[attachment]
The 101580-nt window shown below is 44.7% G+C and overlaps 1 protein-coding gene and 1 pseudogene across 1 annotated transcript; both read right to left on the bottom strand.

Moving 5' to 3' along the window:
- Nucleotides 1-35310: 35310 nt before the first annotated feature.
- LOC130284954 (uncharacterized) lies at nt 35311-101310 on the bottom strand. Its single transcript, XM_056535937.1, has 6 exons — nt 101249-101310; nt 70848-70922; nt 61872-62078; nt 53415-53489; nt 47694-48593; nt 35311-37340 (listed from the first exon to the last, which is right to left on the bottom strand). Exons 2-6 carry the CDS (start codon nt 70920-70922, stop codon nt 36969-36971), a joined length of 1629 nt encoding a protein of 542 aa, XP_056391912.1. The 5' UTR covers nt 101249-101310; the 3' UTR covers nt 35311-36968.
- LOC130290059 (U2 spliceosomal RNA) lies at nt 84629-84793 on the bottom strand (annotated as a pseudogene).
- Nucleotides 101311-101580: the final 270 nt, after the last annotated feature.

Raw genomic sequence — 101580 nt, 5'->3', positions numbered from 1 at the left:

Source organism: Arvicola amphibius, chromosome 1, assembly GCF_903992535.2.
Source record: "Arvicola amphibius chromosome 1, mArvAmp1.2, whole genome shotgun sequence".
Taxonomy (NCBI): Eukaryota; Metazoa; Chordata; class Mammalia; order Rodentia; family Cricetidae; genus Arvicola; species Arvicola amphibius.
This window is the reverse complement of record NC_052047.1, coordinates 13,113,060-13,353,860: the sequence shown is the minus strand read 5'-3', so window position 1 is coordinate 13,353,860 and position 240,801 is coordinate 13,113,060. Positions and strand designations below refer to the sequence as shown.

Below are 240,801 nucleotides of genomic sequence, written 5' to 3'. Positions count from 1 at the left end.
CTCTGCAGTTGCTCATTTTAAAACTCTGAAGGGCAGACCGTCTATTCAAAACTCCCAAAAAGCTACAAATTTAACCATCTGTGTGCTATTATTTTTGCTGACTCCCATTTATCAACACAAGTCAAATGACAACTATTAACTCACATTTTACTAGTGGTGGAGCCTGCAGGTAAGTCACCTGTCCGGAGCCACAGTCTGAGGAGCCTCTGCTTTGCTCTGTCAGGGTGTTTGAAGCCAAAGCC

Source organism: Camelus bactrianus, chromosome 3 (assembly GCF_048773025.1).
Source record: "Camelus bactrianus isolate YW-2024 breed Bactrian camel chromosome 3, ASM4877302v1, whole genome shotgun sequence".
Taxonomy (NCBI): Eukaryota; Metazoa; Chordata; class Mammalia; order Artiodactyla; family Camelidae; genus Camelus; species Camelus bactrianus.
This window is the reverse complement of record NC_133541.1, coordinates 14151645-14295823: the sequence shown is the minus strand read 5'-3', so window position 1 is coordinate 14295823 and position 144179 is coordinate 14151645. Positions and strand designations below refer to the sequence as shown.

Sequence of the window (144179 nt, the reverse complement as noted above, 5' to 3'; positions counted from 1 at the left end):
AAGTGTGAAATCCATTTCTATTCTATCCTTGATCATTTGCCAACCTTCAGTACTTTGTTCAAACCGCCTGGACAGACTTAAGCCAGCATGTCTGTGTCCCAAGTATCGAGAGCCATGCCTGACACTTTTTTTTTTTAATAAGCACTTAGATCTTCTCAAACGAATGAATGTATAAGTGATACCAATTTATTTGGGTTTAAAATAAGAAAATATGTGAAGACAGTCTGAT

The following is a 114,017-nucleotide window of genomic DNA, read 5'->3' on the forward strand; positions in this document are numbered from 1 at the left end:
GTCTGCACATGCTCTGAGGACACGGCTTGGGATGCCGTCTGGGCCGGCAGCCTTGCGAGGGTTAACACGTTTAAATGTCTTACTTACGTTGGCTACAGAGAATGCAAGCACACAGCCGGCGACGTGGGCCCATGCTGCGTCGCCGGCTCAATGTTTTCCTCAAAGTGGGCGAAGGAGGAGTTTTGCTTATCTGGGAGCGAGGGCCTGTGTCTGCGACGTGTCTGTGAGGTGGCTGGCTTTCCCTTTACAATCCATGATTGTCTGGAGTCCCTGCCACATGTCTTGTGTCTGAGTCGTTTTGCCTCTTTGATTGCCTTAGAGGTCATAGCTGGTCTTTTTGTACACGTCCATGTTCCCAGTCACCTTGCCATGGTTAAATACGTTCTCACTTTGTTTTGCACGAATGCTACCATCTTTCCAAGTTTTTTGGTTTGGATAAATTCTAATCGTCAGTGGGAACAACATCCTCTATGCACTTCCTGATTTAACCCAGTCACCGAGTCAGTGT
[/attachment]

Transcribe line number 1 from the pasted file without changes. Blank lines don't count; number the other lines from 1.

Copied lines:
The 101580-nt window shown below is 44.7% G+C and overlaps 1 protein-coding gene and 1 pseudogene across 1 annotated transcript; both read right to left on the bottom strand.